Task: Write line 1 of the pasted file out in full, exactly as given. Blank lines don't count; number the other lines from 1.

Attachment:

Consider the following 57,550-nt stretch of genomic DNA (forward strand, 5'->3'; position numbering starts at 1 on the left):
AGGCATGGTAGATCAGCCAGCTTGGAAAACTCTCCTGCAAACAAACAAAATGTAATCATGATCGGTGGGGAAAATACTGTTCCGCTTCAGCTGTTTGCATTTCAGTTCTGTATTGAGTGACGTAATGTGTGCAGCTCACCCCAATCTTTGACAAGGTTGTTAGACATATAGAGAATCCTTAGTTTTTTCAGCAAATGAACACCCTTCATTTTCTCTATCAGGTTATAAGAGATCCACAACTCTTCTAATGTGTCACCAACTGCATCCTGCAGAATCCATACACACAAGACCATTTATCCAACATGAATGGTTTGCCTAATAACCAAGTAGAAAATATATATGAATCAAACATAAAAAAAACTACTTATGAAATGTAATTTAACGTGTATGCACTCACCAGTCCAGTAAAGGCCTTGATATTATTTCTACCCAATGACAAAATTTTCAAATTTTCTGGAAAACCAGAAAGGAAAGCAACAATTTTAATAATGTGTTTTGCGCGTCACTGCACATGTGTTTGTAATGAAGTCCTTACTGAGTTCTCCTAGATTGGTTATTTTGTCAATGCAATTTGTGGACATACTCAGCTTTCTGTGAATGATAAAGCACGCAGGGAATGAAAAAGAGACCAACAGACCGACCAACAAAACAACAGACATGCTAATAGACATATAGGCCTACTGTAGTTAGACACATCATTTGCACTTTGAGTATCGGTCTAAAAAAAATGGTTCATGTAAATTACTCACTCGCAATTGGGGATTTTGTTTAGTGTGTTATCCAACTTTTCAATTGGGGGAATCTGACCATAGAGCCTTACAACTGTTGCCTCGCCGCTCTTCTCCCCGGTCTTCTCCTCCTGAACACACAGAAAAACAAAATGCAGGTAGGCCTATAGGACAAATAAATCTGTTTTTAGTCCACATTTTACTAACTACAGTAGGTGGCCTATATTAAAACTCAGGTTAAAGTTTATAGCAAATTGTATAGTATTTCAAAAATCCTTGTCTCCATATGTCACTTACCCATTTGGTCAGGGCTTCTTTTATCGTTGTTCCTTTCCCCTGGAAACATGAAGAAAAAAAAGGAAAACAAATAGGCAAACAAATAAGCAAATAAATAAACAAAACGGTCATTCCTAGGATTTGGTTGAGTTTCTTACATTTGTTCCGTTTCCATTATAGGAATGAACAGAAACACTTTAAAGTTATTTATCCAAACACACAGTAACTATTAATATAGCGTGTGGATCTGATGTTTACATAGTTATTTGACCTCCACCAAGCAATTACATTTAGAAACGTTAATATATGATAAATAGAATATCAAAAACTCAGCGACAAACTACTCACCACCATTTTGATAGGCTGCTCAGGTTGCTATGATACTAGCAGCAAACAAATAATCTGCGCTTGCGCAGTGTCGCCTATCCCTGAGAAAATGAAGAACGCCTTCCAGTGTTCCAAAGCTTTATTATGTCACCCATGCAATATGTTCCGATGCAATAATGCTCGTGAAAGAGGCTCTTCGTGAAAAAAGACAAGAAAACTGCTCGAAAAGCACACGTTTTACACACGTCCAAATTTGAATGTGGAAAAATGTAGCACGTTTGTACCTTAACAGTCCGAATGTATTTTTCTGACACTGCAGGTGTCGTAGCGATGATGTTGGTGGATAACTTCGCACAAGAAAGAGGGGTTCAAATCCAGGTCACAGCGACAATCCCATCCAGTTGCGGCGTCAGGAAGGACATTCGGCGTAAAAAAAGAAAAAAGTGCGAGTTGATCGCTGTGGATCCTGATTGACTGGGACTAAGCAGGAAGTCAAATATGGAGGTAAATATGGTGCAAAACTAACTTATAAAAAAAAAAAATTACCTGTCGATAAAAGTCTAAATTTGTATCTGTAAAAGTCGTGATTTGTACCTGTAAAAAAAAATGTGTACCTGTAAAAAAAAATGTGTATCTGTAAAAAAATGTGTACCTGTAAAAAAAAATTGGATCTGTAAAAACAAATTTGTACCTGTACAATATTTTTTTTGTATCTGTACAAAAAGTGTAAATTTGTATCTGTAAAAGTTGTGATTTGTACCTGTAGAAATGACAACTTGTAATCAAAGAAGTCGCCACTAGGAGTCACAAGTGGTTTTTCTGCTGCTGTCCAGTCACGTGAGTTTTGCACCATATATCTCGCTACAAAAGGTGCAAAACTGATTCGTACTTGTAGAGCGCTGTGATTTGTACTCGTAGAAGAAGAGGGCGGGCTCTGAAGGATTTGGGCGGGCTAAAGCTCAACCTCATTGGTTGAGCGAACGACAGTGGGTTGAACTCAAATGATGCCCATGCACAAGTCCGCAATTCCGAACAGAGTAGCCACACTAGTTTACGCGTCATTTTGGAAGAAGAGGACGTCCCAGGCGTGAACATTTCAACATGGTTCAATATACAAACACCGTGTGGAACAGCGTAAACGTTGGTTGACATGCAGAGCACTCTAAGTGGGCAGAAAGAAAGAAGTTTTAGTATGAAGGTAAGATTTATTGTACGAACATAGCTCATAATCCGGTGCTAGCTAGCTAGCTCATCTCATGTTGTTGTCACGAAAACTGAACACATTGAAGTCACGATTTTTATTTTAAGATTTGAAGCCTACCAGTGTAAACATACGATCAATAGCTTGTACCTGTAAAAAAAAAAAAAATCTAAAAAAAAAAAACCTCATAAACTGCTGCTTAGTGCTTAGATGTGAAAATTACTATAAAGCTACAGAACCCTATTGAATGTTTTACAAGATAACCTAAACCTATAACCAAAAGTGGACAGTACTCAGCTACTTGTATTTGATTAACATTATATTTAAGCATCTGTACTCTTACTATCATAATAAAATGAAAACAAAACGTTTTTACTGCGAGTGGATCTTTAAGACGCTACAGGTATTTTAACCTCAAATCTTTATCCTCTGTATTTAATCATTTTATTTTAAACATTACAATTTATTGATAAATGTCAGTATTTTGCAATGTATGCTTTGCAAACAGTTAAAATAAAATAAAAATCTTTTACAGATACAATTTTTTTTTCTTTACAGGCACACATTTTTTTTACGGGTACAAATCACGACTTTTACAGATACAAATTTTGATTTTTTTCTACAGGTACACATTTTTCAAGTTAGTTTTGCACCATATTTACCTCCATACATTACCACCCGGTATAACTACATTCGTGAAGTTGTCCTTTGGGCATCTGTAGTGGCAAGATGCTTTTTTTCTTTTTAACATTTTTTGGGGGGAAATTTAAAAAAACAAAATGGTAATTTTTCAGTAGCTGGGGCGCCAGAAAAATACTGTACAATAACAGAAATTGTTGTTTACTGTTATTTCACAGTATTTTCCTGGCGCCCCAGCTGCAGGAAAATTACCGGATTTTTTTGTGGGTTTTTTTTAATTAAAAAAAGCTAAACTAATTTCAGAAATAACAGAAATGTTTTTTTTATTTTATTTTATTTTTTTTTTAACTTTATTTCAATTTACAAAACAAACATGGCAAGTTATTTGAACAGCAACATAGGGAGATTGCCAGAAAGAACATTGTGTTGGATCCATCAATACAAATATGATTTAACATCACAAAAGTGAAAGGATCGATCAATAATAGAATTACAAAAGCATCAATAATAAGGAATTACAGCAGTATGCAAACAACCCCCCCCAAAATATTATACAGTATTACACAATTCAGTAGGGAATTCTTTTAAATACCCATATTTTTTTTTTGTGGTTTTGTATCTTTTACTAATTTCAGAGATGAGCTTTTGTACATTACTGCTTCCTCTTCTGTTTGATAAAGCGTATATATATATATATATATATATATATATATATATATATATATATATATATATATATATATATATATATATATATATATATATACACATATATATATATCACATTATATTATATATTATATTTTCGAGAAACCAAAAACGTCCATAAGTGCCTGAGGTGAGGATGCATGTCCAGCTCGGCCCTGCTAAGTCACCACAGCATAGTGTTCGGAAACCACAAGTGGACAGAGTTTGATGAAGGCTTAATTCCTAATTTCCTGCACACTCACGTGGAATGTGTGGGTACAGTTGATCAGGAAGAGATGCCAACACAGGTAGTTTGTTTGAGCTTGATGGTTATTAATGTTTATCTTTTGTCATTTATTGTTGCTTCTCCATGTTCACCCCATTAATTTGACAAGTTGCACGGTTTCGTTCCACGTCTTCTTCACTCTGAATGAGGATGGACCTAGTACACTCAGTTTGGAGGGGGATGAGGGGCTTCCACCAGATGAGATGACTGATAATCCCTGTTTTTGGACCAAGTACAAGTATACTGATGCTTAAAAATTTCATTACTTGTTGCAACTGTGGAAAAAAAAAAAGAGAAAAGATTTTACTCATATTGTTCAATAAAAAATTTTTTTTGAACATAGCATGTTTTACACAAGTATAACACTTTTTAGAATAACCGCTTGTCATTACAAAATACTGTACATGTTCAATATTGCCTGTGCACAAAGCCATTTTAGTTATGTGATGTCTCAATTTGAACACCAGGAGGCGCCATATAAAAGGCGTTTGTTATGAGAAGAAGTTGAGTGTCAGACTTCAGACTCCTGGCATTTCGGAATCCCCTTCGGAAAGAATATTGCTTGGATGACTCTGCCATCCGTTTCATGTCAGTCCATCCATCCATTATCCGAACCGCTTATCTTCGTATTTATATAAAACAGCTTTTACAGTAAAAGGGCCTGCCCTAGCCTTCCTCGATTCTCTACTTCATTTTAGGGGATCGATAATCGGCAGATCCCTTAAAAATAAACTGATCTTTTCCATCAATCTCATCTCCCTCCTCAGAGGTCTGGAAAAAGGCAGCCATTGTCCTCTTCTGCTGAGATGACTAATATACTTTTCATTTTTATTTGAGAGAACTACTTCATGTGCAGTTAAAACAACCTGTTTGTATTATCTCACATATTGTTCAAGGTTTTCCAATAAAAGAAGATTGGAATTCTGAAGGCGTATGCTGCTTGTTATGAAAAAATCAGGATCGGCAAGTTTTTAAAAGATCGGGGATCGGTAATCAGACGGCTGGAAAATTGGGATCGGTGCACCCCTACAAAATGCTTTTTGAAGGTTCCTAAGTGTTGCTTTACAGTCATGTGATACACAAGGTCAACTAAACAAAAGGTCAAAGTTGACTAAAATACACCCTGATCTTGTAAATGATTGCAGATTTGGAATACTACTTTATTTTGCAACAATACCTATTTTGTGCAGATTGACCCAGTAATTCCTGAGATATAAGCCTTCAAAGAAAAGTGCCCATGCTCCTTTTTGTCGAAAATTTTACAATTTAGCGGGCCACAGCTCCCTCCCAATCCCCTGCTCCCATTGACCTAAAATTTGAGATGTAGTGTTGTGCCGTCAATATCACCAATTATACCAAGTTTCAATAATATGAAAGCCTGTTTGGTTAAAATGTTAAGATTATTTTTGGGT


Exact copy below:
Consider the following 57,550-nt stretch of genomic DNA (forward strand, 5'->3'; position numbering starts at 1 on the left):